The Paradigm Has Shifted: Kelley Nymph’s Review of the New Korn Album and Commentary on Korn’s Reunion with Head

Paradigm Shift

October is a month full of musical excitement for me. First and foremost on my list was the release of Korn’s new album, The Paradigm Shift, which was yesterday. This is the first album since Brian “Head” Welch rejoined the band last year, so I had been greatly looking forward to the release.

They didn’t disappoint.

From the first track, Prey For Me, to the last track, Tell Me What You Want, I was enthralled. I am definitely designating Prey For Me as one of my favorites all ready. The sound of the whole album calls back to the Korn of my teenage years and I like it. I was surprised that they did not continue too much with the dubstep sound they had been working with in The Path of Totality–you can hear it a little bit in Never Never, and sprinkled around in other songs, but it is not a dominate sound– but I’m kind of glad. Korn has always been angsty and full of raw emotion—this album is just what the doctor ordered.

Bringing Head back to the band definitely reawakened something. I hear people say that David Silvera needs to come back for the band to be whole again, but I honestly disagree. Even though Ray sometimes looks out of place with the rest of the Korn crew (an opinion one of my associates likes to voice often when talking to me about Korn) he’s a great drummer. Having met him once, I can also say he seems like an awesome guy. I wouldn’t hold my breath for the return of David anyway, I have heard things……

I wish the band was touring near me….anywhere near me. To my great displeasure it seems the closest venues Korn will be at for me are either 1) Bethlehem, PA (about a four hour drive from the Baltimore area, to give you some perspective) or 2) Middle of fucking nowhere, WV.

Yes, that’s right. West  Virginia.

I suppose it’s good for those fans that don’t have many opportunities, but still….I feel slighted.

I’ll probably end up driving to Pennsylvania, I have a feeling. Dammit.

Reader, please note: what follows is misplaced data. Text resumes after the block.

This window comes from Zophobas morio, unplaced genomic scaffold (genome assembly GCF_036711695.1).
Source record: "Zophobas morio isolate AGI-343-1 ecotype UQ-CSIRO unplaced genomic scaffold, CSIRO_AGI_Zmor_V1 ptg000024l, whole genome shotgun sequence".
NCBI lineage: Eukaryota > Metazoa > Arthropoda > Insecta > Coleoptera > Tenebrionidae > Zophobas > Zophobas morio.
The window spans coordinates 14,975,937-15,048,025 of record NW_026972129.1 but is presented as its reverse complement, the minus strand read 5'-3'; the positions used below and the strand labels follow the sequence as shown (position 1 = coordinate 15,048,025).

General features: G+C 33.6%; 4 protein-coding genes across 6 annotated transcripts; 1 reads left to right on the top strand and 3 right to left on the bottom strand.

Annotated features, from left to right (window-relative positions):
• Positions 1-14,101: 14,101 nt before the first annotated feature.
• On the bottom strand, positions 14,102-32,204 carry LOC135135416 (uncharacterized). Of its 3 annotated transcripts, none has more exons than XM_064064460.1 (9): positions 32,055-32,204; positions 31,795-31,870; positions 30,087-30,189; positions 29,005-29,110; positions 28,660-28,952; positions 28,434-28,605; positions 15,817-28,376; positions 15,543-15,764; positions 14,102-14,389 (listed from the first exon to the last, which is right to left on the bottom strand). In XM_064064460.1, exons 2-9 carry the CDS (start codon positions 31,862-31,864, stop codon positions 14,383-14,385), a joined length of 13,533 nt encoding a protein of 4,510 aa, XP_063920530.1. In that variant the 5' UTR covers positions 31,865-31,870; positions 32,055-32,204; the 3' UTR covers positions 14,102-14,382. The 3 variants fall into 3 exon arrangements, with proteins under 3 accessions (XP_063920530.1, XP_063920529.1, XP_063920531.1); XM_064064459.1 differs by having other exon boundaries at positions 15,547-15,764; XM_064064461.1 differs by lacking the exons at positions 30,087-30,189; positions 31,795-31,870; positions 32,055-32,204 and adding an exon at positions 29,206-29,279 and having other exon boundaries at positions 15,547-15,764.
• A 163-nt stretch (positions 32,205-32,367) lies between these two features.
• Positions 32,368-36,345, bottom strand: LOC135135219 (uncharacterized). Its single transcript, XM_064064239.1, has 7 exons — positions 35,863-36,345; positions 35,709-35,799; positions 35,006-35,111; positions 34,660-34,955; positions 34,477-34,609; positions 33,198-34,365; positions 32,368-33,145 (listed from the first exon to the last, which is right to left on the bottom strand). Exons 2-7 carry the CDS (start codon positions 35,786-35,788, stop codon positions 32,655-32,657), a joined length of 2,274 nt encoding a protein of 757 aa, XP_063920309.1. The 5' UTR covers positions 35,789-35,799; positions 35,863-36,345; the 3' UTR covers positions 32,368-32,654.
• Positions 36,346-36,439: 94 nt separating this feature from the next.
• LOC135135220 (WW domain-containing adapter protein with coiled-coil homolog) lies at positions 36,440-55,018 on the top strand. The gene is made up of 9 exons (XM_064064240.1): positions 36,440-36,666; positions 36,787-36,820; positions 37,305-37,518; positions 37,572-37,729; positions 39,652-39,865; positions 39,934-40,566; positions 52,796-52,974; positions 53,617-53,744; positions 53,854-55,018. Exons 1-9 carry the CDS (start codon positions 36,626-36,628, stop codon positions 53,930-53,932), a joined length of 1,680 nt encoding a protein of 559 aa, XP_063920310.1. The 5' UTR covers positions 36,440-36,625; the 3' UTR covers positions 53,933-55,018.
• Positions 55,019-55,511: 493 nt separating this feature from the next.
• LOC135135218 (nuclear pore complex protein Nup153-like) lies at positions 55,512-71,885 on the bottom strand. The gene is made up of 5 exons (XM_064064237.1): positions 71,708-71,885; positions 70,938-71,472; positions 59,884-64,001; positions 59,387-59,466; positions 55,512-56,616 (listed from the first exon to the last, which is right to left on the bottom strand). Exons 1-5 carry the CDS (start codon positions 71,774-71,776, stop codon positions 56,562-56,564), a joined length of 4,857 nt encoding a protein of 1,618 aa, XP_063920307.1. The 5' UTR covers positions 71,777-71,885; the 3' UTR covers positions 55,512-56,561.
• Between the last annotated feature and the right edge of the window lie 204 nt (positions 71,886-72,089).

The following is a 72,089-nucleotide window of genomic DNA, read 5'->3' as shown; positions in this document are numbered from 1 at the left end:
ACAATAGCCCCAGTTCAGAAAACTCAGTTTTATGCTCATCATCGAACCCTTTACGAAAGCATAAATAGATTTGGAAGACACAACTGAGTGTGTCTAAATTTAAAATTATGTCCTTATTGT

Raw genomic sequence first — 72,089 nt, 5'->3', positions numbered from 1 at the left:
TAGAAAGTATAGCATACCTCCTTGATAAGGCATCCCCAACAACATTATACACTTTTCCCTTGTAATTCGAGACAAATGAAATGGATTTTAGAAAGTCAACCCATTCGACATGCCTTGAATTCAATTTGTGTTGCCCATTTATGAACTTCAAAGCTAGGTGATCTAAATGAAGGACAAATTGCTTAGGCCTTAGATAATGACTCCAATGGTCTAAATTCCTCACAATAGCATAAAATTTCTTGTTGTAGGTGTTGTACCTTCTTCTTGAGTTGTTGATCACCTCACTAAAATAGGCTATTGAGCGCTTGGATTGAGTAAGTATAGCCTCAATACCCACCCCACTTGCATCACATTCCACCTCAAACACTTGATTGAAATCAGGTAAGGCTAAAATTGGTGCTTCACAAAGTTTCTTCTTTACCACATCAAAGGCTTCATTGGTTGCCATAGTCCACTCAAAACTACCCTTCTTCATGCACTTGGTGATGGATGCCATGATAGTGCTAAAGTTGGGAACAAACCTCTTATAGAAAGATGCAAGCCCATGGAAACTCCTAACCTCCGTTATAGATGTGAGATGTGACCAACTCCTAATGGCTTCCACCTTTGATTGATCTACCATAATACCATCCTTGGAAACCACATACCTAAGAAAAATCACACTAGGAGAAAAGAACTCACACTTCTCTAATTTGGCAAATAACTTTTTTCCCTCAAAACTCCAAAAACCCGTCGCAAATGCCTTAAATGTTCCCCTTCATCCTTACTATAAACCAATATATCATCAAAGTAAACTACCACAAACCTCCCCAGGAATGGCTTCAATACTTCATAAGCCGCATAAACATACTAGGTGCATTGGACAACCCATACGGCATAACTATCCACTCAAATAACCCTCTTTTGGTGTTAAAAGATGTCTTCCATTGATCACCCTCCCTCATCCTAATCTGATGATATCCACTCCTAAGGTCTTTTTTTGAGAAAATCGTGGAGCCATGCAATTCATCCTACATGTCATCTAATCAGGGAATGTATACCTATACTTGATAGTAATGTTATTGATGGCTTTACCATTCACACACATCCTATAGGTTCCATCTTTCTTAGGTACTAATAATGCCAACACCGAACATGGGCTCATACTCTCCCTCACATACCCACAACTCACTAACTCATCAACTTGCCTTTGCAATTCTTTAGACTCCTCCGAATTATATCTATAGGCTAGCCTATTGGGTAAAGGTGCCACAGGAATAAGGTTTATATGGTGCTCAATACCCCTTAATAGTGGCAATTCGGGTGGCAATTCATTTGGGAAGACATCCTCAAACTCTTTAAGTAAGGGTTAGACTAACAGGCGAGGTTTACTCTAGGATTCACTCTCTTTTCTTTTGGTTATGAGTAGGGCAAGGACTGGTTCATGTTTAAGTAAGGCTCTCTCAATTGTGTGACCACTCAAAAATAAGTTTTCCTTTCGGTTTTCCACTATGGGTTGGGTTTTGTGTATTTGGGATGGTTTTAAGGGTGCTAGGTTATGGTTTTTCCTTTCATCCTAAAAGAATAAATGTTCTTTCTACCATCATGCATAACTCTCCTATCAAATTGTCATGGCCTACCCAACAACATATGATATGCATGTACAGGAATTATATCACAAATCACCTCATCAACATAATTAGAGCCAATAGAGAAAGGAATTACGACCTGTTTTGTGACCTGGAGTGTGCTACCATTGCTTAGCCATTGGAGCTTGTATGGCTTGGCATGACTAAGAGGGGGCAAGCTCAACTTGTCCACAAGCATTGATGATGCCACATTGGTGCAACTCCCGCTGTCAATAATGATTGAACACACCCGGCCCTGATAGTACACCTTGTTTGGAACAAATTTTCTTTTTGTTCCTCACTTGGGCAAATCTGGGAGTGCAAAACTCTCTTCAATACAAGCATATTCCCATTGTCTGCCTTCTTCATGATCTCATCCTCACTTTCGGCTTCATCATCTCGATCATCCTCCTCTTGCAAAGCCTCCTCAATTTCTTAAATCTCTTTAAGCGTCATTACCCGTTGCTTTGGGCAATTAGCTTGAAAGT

On the bright side, if I do end up driving to PA for that portion of the tour, it will be a new state to add to my list of states where I have seen Korn. (The list currently consists of numerous places in Maryland, DC, Virginia, New Jersey, New  York, Missouri, and Nevada.)

Anyway, back to the album and review…..

If you bought the deluxe CD/DVD combo like me, you also got this nifty DVD called “Reconciliation”. The DVD chronicles Head’s return to the band and gives us a behind the scenes look at the making of the album. It was pretty cool to watch, the band really opens up to their fans on this DVD. We actually see the guys have dinner at Head’s parents’ house, Jonathan opens up about all the things he’s dealt with recently—his son being diagnosed with Diabetes, and his anxiety—and we get to see his fatherly side, Ray talks about how exciting it is to have “the original Korn” in front of him, Head goes into his reasons for leaving Korn and how it changed him for the better…it’s great to see.

As a fan, I remember being upset when I first heard that Head left the band. It felt like a crazy story you’d see in the National Enquirer or something. I mean, come on… a member of Korn leaving the band and finding God? Getting baptized in the Jordan River? Not knowing much else aside from what you saw publicized about the band, the whole thing seems crazy. Not to mention it also felt like a bit of a betrayal when press came out saying Head was dissing his former bandmates. After watching Reconciliation and seeing Head now compared to Head from 10 years ago, it made sense why he left and he needed to do what he did. Listening to him talk about his addiction was very powerful and emotional. I have known people close to me who were addicts and it’s a painful thing to watch from the outside; getting his inside view really knocked down a wall and I feel a lot of fans will have a greater understanding after watching Head’s talk on the subject.

In short, I’m glad to see Head sober, healthy, and back with the guys. The difference is clear in their sound, and I look forward to seeing them again live (hopefully in the very near future.) As the album title suggests, this album is a change in approach, a different way to look at underlying assumptions. I am intrigued, hopefully other fans will feel the same way I do.


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